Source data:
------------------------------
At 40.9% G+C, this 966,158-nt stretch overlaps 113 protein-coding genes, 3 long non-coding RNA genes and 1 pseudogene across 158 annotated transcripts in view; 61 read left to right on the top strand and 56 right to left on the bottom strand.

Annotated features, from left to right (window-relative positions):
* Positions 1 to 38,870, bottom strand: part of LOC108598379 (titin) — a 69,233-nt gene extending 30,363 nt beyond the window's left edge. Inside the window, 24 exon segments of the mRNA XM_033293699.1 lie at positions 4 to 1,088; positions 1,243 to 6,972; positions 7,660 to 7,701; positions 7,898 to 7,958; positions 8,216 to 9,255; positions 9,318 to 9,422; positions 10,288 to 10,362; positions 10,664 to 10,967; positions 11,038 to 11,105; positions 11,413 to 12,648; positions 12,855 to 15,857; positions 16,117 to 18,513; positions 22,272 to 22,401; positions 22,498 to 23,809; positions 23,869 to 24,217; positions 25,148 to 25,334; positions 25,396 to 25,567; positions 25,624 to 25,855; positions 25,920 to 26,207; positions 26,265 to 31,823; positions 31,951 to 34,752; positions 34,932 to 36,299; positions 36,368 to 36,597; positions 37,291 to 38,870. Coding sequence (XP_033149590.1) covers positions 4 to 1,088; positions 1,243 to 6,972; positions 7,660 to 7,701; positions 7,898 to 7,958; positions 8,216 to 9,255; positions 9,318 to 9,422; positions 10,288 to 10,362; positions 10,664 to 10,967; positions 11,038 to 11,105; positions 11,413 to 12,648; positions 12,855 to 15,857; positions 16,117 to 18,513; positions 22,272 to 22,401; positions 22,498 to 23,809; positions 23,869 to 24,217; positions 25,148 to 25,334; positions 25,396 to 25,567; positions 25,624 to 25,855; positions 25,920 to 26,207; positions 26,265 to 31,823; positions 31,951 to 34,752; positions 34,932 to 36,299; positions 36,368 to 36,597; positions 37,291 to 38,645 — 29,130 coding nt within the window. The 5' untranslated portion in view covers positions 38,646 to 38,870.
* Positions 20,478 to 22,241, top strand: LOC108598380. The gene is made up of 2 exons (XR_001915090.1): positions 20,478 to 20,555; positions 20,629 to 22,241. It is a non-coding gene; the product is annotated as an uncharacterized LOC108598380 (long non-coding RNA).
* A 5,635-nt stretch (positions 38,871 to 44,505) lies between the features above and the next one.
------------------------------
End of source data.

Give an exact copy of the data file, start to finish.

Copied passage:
At 40.9% G+C, this 966,158-nt stretch overlaps 113 protein-coding genes, 3 long non-coding RNA genes and 1 pseudogene across 158 annotated transcripts in view; 61 read left to right on the top strand and 56 right to left on the bottom strand.

Annotated features, from left to right (window-relative positions):
* Positions 1 to 38,870, bottom strand: part of LOC108598379 (titin) — a 69,233-nt gene extending 30,363 nt beyond the window's left edge. Inside the window, 24 exon segments of the mRNA XM_033293699.1 lie at positions 4 to 1,088; positions 1,243 to 6,972; positions 7,660 to 7,701; positions 7,898 to 7,958; positions 8,216 to 9,255; positions 9,318 to 9,422; positions 10,288 to 10,362; positions 10,664 to 10,967; positions 11,038 to 11,105; positions 11,413 to 12,648; positions 12,855 to 15,857; positions 16,117 to 18,513; positions 22,272 to 22,401; positions 22,498 to 23,809; positions 23,869 to 24,217; positions 25,148 to 25,334; positions 25,396 to 25,567; positions 25,624 to 25,855; positions 25,920 to 26,207; positions 26,265 to 31,823; positions 31,951 to 34,752; positions 34,932 to 36,299; positions 36,368 to 36,597; positions 37,291 to 38,870. Coding sequence (XP_033149590.1) covers positions 4 to 1,088; positions 1,243 to 6,972; positions 7,660 to 7,701; positions 7,898 to 7,958; positions 8,216 to 9,255; positions 9,318 to 9,422; positions 10,288 to 10,362; positions 10,664 to 10,967; positions 11,038 to 11,105; positions 11,413 to 12,648; positions 12,855 to 15,857; positions 16,117 to 18,513; positions 22,272 to 22,401; positions 22,498 to 23,809; positions 23,869 to 24,217; positions 25,148 to 25,334; positions 25,396 to 25,567; positions 25,624 to 25,855; positions 25,920 to 26,207; positions 26,265 to 31,823; positions 31,951 to 34,752; positions 34,932 to 36,299; positions 36,368 to 36,597; positions 37,291 to 38,645 — 29,130 coding nt within the window. The 5' untranslated portion in view covers positions 38,646 to 38,870.
* Positions 20,478 to 22,241, top strand: LOC108598380. The gene is made up of 2 exons (XR_001915090.1): positions 20,478 to 20,555; positions 20,629 to 22,241. It is a non-coding gene; the product is annotated as an uncharacterized LOC108598380 (long non-coding RNA).
* A 5,635-nt stretch (positions 38,871 to 44,505) lies between the features above and the next one.